In the following guest post, Dr. Burkhard Fassbach and Dr. Niklas Rahlmeyer imagine a possible shareholder presentation about D&O insurance at an annual meeting of shareholders in Germany. Fassbach is an Of Counsel with the Dusseldorf based D&O-Specialist Law Firm Hendricks. Rahlmeyer is an attorney in the corporate practice group of the Dusseldorf office of Field Fisher Waterhouse LLP. I would like to thank both for their willingness to publish their guest post on this site. I welcome guest post submissions from responsible authors on topics of interest to readers of this blog. Here is the guest post.
In the wake of a significant increase of D&O claims, (activist) shareholders are determined to meticulously scrutinize D&O policies at shareholders’ meetings. The chairs presiding at such meetings as well as members of the supervisory and the executive board should be prepared accordingly.
The shareholders are likely to chime in with the following:
“Dear Mr. Chair, dear supervisory and executive board members,
as a stockholder of this corporation, I rise to speak at our today’s shareholder meeting so as to discuss the topic of D&O insurance. As you are all well aware, the D&O insurer’s promise to defend its insureds against unfounded claims for damages is at the heart of the insurance contract. If these claims turn out to be valid, the insurer’s ensuing duty is to indemnify its insureds by effecting payment to the policyholder. According to case law, the insurer’s promises to both defend and indemnify are conterminous and based on equal legal footing.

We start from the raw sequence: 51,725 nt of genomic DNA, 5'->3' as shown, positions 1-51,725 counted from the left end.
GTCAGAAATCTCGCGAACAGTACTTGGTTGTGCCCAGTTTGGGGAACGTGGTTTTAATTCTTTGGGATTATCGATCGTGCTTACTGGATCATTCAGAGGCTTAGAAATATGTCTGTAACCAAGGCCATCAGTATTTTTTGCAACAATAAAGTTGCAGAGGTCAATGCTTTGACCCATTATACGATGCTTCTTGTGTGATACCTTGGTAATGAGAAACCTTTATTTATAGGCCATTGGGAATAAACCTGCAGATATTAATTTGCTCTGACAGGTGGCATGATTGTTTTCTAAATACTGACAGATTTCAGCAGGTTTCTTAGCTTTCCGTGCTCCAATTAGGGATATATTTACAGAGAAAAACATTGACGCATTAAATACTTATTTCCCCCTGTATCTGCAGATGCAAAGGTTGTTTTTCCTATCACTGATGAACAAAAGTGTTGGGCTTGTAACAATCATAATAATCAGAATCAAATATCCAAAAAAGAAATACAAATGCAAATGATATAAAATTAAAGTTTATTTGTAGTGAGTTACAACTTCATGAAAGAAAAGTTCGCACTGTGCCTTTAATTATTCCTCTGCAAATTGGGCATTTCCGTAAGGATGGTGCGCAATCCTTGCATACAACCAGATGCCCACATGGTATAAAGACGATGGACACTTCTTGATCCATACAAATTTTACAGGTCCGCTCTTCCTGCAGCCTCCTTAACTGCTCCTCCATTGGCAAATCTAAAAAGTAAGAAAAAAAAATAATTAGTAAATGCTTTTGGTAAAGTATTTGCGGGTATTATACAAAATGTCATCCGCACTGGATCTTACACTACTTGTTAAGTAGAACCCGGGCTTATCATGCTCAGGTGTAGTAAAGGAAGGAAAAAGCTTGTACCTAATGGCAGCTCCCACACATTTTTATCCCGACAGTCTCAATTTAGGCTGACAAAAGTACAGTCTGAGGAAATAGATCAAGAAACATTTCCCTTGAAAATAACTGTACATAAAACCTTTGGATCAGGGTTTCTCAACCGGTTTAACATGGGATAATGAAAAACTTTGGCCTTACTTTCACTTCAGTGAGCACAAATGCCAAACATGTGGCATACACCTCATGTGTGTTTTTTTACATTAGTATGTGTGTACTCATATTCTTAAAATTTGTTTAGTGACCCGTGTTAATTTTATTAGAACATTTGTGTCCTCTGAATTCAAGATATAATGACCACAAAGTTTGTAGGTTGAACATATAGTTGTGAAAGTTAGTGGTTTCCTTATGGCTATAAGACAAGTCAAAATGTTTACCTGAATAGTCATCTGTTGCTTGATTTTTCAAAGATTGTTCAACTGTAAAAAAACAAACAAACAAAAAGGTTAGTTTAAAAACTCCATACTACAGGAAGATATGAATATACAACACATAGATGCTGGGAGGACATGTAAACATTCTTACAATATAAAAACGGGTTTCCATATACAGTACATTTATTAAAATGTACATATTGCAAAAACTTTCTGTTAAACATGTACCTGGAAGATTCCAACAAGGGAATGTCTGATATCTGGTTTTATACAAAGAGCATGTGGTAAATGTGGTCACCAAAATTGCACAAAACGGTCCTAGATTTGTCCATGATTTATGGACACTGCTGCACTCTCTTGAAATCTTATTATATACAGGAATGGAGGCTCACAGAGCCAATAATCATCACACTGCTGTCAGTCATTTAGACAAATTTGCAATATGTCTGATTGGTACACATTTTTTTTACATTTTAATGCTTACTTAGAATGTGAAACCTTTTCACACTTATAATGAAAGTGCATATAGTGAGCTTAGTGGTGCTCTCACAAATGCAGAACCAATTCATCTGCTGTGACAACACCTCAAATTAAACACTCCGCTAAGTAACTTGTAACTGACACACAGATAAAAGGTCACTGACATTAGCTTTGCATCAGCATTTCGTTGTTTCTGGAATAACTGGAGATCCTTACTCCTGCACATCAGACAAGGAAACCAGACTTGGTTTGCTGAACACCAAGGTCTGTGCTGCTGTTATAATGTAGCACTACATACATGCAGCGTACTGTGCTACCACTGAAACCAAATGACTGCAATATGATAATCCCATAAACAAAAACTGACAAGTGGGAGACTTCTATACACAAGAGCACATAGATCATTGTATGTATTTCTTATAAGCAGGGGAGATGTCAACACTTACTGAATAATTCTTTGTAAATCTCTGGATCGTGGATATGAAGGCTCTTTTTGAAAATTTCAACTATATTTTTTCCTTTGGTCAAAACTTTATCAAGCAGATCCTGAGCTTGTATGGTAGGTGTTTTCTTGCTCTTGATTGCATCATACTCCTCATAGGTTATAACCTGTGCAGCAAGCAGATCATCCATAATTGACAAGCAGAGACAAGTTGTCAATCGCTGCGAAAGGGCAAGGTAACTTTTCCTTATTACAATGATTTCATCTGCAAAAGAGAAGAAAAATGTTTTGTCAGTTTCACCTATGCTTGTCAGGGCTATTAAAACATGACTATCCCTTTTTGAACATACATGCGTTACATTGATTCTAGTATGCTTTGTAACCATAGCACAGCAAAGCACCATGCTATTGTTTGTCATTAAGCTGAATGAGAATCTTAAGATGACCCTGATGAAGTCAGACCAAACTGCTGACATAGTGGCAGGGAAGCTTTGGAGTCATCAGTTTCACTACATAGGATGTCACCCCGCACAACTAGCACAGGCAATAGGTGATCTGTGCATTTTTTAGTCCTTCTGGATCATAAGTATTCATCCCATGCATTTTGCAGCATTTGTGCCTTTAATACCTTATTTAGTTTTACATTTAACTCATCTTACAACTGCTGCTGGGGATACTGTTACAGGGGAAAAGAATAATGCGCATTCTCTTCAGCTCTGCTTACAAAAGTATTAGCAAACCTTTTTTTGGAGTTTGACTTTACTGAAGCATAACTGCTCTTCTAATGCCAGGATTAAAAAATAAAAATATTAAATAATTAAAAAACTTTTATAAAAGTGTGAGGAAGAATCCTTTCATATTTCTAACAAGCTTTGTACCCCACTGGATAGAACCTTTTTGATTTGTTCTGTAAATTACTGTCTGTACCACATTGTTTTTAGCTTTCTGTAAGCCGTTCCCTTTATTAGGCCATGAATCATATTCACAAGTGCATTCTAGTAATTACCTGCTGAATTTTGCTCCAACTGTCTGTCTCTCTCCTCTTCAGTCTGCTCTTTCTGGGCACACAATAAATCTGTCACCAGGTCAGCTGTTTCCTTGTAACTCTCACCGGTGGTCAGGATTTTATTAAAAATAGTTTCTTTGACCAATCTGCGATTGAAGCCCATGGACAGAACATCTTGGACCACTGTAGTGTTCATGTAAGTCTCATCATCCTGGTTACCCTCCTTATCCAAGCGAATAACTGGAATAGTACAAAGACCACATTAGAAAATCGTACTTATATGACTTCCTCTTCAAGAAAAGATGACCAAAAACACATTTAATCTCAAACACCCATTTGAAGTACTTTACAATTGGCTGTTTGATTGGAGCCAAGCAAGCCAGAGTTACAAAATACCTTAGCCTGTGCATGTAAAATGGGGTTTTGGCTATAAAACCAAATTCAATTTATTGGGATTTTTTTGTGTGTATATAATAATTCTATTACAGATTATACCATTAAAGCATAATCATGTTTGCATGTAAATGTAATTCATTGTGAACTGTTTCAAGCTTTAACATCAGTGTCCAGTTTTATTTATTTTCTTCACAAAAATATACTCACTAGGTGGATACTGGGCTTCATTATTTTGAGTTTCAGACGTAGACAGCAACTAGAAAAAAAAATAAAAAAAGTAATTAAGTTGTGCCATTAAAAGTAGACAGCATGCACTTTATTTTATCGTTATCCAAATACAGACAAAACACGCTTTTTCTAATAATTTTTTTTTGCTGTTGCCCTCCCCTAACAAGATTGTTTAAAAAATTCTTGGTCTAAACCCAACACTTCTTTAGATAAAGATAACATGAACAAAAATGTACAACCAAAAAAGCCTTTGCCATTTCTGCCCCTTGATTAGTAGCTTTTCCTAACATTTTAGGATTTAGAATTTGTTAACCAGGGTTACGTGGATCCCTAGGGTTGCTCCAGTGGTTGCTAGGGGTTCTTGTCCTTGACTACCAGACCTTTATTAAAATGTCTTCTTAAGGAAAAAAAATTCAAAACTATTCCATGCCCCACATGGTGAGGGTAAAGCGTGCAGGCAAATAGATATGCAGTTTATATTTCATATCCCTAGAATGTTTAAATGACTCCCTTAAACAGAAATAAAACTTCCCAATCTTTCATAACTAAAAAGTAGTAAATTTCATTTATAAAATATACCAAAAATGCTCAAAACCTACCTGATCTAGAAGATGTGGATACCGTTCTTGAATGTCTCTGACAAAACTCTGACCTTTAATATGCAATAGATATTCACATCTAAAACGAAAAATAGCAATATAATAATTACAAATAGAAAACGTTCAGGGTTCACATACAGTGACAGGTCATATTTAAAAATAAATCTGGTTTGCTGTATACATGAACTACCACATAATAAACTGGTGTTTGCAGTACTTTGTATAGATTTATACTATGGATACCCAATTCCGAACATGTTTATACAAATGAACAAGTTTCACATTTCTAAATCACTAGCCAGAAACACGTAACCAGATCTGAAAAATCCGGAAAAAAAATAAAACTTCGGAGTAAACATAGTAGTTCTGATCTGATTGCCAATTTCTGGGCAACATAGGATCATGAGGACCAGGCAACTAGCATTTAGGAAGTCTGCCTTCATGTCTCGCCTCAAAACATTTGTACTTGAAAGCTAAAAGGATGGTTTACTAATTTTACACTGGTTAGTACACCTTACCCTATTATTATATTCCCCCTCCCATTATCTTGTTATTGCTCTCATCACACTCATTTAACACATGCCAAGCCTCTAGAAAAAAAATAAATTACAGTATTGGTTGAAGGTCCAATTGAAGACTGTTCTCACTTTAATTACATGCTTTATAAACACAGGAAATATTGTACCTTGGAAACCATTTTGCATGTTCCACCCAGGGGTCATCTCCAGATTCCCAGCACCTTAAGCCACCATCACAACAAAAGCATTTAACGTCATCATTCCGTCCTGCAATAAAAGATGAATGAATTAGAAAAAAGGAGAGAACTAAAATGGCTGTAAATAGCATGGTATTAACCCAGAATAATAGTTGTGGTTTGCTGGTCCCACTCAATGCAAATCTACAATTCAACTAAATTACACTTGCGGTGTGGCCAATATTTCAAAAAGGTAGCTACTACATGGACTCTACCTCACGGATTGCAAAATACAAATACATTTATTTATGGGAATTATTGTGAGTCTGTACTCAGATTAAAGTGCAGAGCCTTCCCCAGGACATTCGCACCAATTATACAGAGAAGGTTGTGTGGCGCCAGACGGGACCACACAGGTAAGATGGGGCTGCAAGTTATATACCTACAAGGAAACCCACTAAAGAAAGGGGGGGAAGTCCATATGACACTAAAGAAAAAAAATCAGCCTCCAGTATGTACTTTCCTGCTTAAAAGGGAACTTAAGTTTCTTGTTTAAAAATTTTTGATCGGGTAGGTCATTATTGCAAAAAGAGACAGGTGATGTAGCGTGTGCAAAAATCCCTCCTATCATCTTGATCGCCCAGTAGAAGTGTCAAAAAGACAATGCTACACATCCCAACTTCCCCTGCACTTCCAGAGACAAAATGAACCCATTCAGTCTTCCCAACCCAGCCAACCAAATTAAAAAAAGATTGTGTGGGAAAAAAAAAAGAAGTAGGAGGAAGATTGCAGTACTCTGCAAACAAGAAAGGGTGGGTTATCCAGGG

As a shareholder, I am deeply troubled with whether the D&O insurance coverage taken out for our company is going to protect our corporation’s assets when the chips are down. Please recall the slush funds at Siemens. In that case, where the damage amounted to EUR 1.6 billion and the insurance sum was set at EUR 250 million, the insurance carriers eventually paid out the petty amount of EUR 100 million. I, personally, am incapable of discerning asset protection here. Likewise, the shareholders of Deutsche Bank will have to dig deep into their pockets. When former chair Breuer, during a Bloomberg TV interview, rendered detrimental comments relating to media entrepreneur Kirch, this cost Deutsche Bank EUR 925 million. It is the shareholders who are most likely going to have to foot the bill resulting from this squander of capital.
As you all know: Executive board members and supervisory board members who commit a breach of duty are jointly and severally liable to the corporation for such damages as result from their breach of duty. Don’t get me wrong, dear members of the executive board: I have complete trust in the way you are conducting business. However, as a shareholder, I ought not to lose sight of the worst-case scenario. Since the worst case did not spare former icons of the German economy, it is potentially not going to halt here.
My first inquiry is this: Do you deem the insurance sum of the D&O policy that is currently in place appropriate with respect to the risks our company is exposed to? Secondly: Have you concentrated on analyzing current developments in the D&O insurance arena in Germany? Please bear with me while I would like to render some background information in this regard:
The product of D&O insurance has its origin in the U.S. Unlike German law, U.S. law does not know an institutionalized separation of monitoring and management. As a consequence of the nonreflecting adoption of American coverage concepts in Germany, both the executive and the supervisory board members are insured persons that are commonly insured under the roof of the identical insurer.